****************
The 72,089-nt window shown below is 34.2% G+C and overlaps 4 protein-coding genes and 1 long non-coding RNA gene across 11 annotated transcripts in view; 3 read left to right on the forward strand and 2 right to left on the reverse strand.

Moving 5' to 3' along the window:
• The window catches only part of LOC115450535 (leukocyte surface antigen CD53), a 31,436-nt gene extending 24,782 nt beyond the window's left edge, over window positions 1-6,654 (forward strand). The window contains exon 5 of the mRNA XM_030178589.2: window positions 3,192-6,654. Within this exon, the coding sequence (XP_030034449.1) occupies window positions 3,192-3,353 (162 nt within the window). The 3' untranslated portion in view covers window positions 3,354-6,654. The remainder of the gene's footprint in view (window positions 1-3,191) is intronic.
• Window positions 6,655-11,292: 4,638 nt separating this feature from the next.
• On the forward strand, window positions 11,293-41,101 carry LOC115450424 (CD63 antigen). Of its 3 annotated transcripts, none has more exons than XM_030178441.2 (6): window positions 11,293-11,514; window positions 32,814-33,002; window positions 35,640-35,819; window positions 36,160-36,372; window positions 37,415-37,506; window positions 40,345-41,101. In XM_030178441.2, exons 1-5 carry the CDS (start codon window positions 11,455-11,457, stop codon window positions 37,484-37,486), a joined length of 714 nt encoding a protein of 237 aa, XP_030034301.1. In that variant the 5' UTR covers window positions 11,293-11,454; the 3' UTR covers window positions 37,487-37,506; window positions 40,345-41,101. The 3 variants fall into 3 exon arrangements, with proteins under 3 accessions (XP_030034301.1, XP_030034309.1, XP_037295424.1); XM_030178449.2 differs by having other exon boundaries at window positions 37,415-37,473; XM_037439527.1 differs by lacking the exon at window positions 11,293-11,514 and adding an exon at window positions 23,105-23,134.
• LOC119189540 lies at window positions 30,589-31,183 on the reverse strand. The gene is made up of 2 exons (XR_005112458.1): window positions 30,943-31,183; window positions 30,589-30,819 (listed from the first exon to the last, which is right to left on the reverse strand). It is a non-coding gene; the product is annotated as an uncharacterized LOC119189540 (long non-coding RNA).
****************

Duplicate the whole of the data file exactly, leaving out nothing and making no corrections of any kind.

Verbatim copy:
The 72,089-nt window shown below is 34.2% G+C and overlaps 4 protein-coding genes and 1 long non-coding RNA gene across 11 annotated transcripts in view; 3 read left to right on the forward strand and 2 right to left on the reverse strand.

Moving 5' to 3' along the window:
• The window catches only part of LOC115450535 (leukocyte surface antigen CD53), a 31,436-nt gene extending 24,782 nt beyond the window's left edge, over window positions 1-6,654 (forward strand). The window contains exon 5 of the mRNA XM_030178589.2: window positions 3,192-6,654. Within this exon, the coding sequence (XP_030034449.1) occupies window positions 3,192-3,353 (162 nt within the window). The 3' untranslated portion in view covers window positions 3,354-6,654. The remainder of the gene's footprint in view (window positions 1-3,191) is intronic.
• Window positions 6,655-11,292: 4,638 nt separating this feature from the next.
• On the forward strand, window positions 11,293-41,101 carry LOC115450424 (CD63 antigen). Of its 3 annotated transcripts, none has more exons than XM_030178441.2 (6): window positions 11,293-11,514; window positions 32,814-33,002; window positions 35,640-35,819; window positions 36,160-36,372; window positions 37,415-37,506; window positions 40,345-41,101. In XM_030178441.2, exons 1-5 carry the CDS (start codon window positions 11,455-11,457, stop codon window positions 37,484-37,486), a joined length of 714 nt encoding a protein of 237 aa, XP_030034301.1. In that variant the 5' UTR covers window positions 11,293-11,454; the 3' UTR covers window positions 37,487-37,506; window positions 40,345-41,101. The 3 variants fall into 3 exon arrangements, with proteins under 3 accessions (XP_030034301.1, XP_030034309.1, XP_037295424.1); XM_030178449.2 differs by having other exon boundaries at window positions 37,415-37,473; XM_037439527.1 differs by lacking the exon at window positions 11,293-11,514 and adding an exon at window positions 23,105-23,134.
• LOC119189540 lies at window positions 30,589-31,183 on the reverse strand. The gene is made up of 2 exons (XR_005112458.1): window positions 30,943-31,183; window positions 30,589-30,819 (listed from the first exon to the last, which is right to left on the reverse strand). It is a non-coding gene; the product is annotated as an uncharacterized LOC119189540 (long non-coding RNA).